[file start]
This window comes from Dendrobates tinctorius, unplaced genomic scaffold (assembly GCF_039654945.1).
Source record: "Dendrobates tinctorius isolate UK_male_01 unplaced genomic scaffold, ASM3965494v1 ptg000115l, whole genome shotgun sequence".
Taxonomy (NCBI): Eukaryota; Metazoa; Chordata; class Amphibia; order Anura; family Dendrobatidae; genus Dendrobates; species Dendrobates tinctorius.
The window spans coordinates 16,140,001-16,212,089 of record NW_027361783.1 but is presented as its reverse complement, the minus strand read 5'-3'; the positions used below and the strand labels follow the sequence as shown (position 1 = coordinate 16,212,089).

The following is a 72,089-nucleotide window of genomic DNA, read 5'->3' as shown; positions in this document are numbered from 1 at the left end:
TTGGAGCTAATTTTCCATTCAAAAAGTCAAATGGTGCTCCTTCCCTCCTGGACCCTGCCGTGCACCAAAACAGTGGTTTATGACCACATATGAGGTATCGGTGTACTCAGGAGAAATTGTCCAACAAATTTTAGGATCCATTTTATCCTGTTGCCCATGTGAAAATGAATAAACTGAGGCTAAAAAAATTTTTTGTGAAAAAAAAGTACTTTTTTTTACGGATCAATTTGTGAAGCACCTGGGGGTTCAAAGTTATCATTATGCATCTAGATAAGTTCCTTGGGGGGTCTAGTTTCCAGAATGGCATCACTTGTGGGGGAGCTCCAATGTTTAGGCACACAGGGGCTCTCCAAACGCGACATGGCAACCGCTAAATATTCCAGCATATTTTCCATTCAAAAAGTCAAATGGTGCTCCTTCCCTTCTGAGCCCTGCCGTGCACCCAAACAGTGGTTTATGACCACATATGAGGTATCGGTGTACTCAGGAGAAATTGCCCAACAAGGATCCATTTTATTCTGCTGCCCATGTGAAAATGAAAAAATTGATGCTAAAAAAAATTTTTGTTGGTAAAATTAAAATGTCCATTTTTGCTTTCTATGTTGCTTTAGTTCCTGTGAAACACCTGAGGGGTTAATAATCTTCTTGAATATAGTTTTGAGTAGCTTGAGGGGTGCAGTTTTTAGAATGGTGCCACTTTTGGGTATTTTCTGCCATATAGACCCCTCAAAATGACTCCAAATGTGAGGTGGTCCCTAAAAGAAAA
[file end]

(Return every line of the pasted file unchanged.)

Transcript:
This window comes from Dendrobates tinctorius, unplaced genomic scaffold (assembly GCF_039654945.1).
Source record: "Dendrobates tinctorius isolate UK_male_01 unplaced genomic scaffold, ASM3965494v1 ptg000115l, whole genome shotgun sequence".
Taxonomy (NCBI): Eukaryota; Metazoa; Chordata; class Amphibia; order Anura; family Dendrobatidae; genus Dendrobates; species Dendrobates tinctorius.
The window spans coordinates 16,140,001-16,212,089 of record NW_027361783.1 but is presented as its reverse complement, the minus strand read 5'-3'; the positions used below and the strand labels follow the sequence as shown (position 1 = coordinate 16,212,089).

The following is a 72,089-nucleotide window of genomic DNA, read 5'->3' as shown; positions in this document are numbered from 1 at the left end:
TTGGAGCTAATTTTCCATTCAAAAAGTCAAATGGTGCTCCTTCCCTCCTGGACCCTGCCGTGCACCAAAACAGTGGTTTATGACCACATATGAGGTATCGGTGTACTCAGGAGAAATTGTCCAACAAATTTTAGGATCCATTTTATCCTGTTGCCCATGTGAAAATGAATAAACTGAGGCTAAAAAAATTTTTTGTGAAAAAAAAGTACTTTTTTTTACGGATCAATTTGTGAAGCACCTGGGGGTTCAAAGTTATCATTATGCATCTAGATAAGTTCCTTGGGGGGTCTAGTTTCCAGAATGGCATCACTTGTGGGGGAGCTCCAATGTTTAGGCACACAGGGGCTCTCCAAACGCGACATGGCAACCGCTAAATATTCCAGCATATTTTCCATTCAAAAAGTCAAATGGTGCTCCTTCCCTTCTGAGCCCTGCCGTGCACCCAAACAGTGGTTTATGACCACATATGAGGTATCGGTGTACTCAGGAGAAATTGCCCAACAAGGATCCATTTTATTCTGCTGCCCATGTGAAAATGAAAAAATTGATGCTAAAAAAAATTTTTGTTGGTAAAATTAAAATGTCCATTTTTGCTTTCTATGTTGCTTTAGTTCCTGTGAAACACCTGAGGGGTTAATAATCTTCTTGAATATAGTTTTGAGTAGCTTGAGGGGTGCAGTTTTTAGAATGGTGCCACTTTTGGGTATTTTCTGCCATATAGACCCCTCAAAATGACTCCAAATGTGAGGTGGTCCCTAAAAGAAAA